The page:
Informal Group Dynamics
The group cohesiveness dynamic
A third characteristic of informal groups is group cohesiveness-the force that holds a group together. Group cohesiveness varies widely based on numerous factors-including the;
- size of the group
- dependence of members upon the group
- achievement of goals
- status of the group and
- management demands and pressures.
For example group cohesiveness increases strongly whenever the membership perceives a threat from the outside. This threat produces the high anxiety that strong group cohesiveness can help reduce.
If the supervisor presses the group to conform to a new organizational norm that Is viewed as a threat to the security needs of group members The group will become more unified in order to withstand the perceived threat. Thus management can limit its own effectiveness by helping to increase the group's cohesiveness. With the passing of the threat the group tends to lose its cohesiveness.
Perhaps paradoxically the most dangerous time for group cohesion is when things are going well. Supervisors can use the factors that affect group cohesiveness to increase their own effectiveness.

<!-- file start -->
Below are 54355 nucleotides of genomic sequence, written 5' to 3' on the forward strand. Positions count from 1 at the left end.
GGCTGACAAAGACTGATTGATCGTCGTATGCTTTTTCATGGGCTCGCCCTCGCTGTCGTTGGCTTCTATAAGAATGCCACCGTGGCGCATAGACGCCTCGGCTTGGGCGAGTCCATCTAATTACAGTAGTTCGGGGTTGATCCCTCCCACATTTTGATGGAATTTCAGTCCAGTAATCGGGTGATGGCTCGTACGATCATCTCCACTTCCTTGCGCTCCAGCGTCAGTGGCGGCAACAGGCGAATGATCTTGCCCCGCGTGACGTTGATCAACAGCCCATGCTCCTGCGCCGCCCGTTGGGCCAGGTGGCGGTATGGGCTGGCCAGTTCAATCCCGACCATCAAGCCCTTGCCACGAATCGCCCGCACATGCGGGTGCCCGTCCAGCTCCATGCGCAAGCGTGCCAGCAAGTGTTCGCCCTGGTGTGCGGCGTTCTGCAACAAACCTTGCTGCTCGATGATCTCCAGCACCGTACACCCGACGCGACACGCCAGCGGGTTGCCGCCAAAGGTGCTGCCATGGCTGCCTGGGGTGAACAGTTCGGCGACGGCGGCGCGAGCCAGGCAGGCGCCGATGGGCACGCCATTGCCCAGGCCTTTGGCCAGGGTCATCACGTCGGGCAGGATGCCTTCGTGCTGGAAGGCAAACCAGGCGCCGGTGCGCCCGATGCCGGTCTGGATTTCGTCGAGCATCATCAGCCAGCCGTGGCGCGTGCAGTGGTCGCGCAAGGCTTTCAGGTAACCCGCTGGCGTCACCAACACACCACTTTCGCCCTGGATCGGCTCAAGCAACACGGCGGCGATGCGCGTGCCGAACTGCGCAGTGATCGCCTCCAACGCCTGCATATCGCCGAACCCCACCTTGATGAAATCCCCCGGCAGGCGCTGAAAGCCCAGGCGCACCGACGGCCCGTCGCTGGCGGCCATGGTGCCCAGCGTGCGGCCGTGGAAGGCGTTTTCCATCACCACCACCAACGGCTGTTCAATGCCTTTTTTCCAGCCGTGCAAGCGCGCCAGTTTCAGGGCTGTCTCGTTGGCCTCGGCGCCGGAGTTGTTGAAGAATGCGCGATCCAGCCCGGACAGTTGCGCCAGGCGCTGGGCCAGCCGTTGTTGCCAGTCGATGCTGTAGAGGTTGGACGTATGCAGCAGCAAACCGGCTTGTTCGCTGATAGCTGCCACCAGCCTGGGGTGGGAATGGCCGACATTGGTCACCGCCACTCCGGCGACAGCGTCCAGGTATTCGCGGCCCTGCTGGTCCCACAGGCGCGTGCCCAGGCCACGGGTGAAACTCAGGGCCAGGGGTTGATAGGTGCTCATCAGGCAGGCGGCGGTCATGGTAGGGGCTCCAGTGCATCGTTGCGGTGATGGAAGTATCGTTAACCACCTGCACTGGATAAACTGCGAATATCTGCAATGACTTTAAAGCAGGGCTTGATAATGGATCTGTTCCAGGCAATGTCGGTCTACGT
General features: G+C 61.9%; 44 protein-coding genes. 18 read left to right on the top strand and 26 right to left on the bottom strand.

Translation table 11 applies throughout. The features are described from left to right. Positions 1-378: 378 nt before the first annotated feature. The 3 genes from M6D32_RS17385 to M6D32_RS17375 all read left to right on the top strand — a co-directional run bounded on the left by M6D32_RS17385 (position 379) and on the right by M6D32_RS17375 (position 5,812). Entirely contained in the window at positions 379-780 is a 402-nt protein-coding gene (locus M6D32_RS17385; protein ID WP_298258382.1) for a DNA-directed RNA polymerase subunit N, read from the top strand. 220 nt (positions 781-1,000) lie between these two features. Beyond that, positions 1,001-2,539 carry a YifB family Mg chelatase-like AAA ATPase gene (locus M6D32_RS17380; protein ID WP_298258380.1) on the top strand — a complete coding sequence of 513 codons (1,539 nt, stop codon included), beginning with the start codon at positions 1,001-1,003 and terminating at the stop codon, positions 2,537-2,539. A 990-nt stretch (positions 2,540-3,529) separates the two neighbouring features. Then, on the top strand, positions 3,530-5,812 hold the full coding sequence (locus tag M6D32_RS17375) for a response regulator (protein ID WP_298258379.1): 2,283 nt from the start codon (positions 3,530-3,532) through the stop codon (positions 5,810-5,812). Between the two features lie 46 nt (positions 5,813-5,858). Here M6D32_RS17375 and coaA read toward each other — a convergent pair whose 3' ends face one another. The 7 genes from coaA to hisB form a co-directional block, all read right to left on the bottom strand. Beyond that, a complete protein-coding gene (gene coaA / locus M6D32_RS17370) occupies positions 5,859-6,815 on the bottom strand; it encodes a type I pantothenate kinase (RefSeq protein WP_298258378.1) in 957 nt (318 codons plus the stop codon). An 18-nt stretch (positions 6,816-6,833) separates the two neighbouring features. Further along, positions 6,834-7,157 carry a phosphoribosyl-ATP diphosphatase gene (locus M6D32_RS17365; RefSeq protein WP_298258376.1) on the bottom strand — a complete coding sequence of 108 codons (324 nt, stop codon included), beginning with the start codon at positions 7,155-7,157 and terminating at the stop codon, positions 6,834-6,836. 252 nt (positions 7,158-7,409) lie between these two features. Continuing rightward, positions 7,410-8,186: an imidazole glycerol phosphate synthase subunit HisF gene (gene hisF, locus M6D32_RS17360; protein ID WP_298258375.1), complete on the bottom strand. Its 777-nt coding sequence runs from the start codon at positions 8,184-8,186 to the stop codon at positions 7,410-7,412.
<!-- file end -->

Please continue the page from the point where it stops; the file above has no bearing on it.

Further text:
Decision making process involvement
For instance a supervisor can involve the informal group members in the decision-making process. Input from group members will not only reduce their feeling of alienation but also improve communication between the supervisor and subordinates thereby reducing potential conflict.
Where group participation in decision making is not practical the supervisor should carefully explain the reasons to play down what might be seen as a threat to the group. In some cases the supervisor may want to increase the groups cohesiveness deliberately devising situations that put one group into competition with another. If this gambit is carefully controlled the solidarity that results may bring a higher level of performance.
The danger of this strategy is that the supervisor may be unable to control the reaction of the group. The ploy could backfire bringing competition and dissension within the group.
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